Continuous rebilling of unpaid claims creates denials for duplicate claims with each rebill processed by the payer – causing more work for you and the carrier. Using the HIPAA electronic claim status standard offers an alternative to paying your staff to spend hours on the phone checking claim status. In addition to confirming claim receipt, you can also get details on the payment processing status. The reduction in denials lets your staff focus on more productive revenue recovery activities. You can use claim status information to your advantage by optimizing the timing of your claim inquiries. For example, if you know that electronic remittance advice and payment are received within 21 days from a specific payer, you can set up a new claim inquiry process on day 22 for all claims in that batch that are still not posted.

Electronic Tool 5: Remittance Advice

HIPAA’s electronic remittance advice process can provide extremely valuable information to your practice. It does much more than just save your staff time and effort. It increases the timeliness and accuracy of postings. Reducing the time between payment and posting greatly reduces the occurrence of rebilling of open accounts – a major cause of denials.

Another major benefit from electronic remittance advice is that all adjustments are posted. Without this timely information, you data entry personnel may fail to post the “zero dollar payments,” resulting in an overly inflated A/R. This distortion also makes it more difficult for you to identify denial patterns with the carriers. You can also take a proactive approach with the remittance advice data and start a denial database to zero in on problem codes and problem carriers.

Free Resources

Thanks to HIPAA, nearly all major commercial carriers now provide free access to these electronic processes via their websites. With a simple Internet connection, you can register at these websites and have real-time access to patient insurance information that used to be available only by phone. Even the smallest practice should consider registering to verify eligibility, request referral authorizations, submit claims, check status, receive remittance advice, download forms and update your provider profile. Registration time and the learning curve are minimal.

Software & Clearinghouses

Registering for free access to individual carrier websites can be a significant improvement over paper for your practice. The drawback to this approach is that your staff must continually log in and out of multiple websites. A more unified approach is to use a good practice management application that includes full support for electronic data exchange with the carriers. Depending on the type of software you use, your choices and costs may vary as to how you submit claims. Medicare provides the option to submit claims at no cost directly via dial-up connection.

Alternately, you may have the option to use a clearinghouse that receives your claims for Medicare and other carriers and submits them for you. Many software vendors dictate the clearinghouse you must use to submit claims. The cost is usually determined on a per-claim basis and can usually be negotiated, with prices starting around twenty-four cents per claim. While using billing software and a clearinghouse is an effective way to streamline procedures and maximize collections, it is important to closely monitor the performance of your clearinghouse. Providers should instruct their staff to file claims at least three times per week and verify receipt of those claims by reviewing the various reports provided by the clearinghouses.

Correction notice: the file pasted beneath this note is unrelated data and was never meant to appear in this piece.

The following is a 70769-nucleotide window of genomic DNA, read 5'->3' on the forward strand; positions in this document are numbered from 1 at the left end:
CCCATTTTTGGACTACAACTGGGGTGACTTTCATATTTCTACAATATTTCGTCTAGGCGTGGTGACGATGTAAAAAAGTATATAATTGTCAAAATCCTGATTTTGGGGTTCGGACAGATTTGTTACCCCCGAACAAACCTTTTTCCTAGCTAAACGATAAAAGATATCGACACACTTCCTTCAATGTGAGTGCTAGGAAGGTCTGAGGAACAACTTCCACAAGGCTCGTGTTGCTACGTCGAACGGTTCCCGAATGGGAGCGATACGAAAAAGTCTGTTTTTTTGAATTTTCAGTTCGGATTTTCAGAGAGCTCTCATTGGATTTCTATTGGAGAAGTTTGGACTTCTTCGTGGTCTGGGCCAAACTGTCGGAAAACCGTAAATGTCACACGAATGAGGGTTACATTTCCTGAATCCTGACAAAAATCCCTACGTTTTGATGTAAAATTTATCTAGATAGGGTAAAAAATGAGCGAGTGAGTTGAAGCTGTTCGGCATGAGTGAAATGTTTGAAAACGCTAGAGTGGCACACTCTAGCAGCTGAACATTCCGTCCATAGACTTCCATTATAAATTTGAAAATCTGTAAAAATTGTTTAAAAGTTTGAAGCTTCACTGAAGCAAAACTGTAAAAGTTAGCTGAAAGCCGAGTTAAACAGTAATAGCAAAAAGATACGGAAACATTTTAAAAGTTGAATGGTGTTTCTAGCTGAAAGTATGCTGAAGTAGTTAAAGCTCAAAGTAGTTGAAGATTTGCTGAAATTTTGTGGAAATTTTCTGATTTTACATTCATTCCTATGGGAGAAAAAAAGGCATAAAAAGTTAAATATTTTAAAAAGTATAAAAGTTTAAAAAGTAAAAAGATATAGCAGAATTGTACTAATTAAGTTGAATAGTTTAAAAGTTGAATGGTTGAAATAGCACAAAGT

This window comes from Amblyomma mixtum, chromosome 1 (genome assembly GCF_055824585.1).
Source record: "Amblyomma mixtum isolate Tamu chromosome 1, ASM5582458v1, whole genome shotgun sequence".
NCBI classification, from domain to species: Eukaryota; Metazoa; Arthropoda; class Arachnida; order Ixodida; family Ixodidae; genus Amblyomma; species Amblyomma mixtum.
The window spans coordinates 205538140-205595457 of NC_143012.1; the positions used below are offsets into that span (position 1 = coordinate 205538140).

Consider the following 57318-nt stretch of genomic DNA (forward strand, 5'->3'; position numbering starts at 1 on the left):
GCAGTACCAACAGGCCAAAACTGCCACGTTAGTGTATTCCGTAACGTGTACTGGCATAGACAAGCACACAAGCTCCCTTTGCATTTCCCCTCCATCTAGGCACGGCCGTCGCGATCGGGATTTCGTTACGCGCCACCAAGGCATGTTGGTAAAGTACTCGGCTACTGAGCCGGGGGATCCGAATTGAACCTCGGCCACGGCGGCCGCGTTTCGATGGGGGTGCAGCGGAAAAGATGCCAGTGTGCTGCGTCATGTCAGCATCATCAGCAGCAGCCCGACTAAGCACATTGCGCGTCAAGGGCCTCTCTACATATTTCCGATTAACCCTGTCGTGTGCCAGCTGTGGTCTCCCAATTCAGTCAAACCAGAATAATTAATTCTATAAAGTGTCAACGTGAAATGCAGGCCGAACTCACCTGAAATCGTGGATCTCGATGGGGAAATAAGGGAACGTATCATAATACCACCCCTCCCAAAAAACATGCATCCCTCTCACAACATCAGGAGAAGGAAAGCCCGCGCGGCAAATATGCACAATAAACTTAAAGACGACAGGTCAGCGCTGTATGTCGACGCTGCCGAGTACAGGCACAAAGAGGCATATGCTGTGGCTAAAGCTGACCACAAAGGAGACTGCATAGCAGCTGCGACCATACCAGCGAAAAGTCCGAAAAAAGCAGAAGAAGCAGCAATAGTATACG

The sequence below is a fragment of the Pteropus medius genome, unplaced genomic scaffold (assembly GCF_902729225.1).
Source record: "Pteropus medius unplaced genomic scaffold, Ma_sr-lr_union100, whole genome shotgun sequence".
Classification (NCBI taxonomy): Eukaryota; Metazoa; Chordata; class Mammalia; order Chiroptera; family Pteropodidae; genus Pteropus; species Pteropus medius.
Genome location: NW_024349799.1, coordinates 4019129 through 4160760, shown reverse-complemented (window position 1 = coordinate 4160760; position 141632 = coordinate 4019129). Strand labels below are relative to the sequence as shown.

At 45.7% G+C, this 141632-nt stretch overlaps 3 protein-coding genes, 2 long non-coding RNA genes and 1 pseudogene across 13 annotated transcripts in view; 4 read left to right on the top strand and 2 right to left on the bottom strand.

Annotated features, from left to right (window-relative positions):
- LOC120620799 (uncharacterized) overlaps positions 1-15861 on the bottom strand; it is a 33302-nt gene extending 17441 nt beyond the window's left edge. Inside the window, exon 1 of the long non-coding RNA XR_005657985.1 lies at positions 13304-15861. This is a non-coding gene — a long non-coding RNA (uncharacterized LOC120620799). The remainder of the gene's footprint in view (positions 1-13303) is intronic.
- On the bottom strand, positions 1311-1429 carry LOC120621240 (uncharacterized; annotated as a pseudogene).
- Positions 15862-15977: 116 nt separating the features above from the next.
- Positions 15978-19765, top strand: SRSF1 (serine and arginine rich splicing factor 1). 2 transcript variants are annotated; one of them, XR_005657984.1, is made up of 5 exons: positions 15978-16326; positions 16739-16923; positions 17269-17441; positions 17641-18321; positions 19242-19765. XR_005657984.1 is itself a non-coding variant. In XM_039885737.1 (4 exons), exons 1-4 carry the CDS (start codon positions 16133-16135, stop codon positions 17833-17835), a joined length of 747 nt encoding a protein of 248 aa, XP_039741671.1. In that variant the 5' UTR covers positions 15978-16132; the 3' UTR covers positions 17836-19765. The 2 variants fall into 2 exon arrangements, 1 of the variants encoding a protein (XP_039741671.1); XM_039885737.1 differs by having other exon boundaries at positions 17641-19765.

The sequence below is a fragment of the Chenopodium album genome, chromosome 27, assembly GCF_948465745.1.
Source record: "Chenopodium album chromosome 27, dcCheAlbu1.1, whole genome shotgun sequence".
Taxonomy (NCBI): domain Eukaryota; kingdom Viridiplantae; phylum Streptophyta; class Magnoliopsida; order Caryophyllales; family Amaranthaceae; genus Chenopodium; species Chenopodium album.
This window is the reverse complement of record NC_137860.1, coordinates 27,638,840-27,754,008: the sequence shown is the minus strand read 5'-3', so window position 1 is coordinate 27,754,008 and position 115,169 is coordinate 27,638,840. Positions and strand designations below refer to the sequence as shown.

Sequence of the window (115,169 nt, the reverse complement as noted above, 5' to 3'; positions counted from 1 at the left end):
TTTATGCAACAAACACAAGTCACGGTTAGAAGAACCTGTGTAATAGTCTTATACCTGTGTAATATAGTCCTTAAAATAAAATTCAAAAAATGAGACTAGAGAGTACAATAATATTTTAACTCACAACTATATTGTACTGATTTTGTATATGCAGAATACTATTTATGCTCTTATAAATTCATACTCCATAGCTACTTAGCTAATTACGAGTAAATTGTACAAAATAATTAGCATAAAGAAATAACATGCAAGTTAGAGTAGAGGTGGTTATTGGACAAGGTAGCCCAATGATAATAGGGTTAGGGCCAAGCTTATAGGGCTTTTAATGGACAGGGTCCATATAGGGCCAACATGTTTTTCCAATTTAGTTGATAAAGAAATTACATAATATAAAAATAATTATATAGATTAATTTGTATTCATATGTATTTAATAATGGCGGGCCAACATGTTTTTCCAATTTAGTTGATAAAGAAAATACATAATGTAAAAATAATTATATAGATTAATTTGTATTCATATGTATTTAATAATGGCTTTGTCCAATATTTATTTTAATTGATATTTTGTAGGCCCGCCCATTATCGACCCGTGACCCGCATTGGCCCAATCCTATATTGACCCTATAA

How About a Good Scrub?

A powerful tool that you can use to maximize the percentage of “clean claims” that go out is called a claim scrubber

These systems automatically review electronic claims before they are sent out. They check for missing fields, misused modifiers, mismatched CPT and ICD-9 codes and generate a report of errors and omissions. The best systems will also check your RVU sequencing to ensure maximum reimbursement.

This process gives the staff time to correct the claim before it is submitted, making it far less likely that the claim will be denied and then need to be resubmitted. Remember, the carriers make money the longer they can hold on to your payments. A good claim scrubber can help even the playing field. All carriers use their own version of a claim scrubber when they receive claims from you.

The Bottom Line

With the mandates from Medicare and with all other carriers following suit, you simply cannot afford to not go electronic. All aspects of your practice can be enhanced by the use of the HIPAA standards of electronic data exchange. While the initial investment in hardware, software and training could cost tens of thousands of dollars, the proper use of the technology virtually guarantees a rapid return on your investment.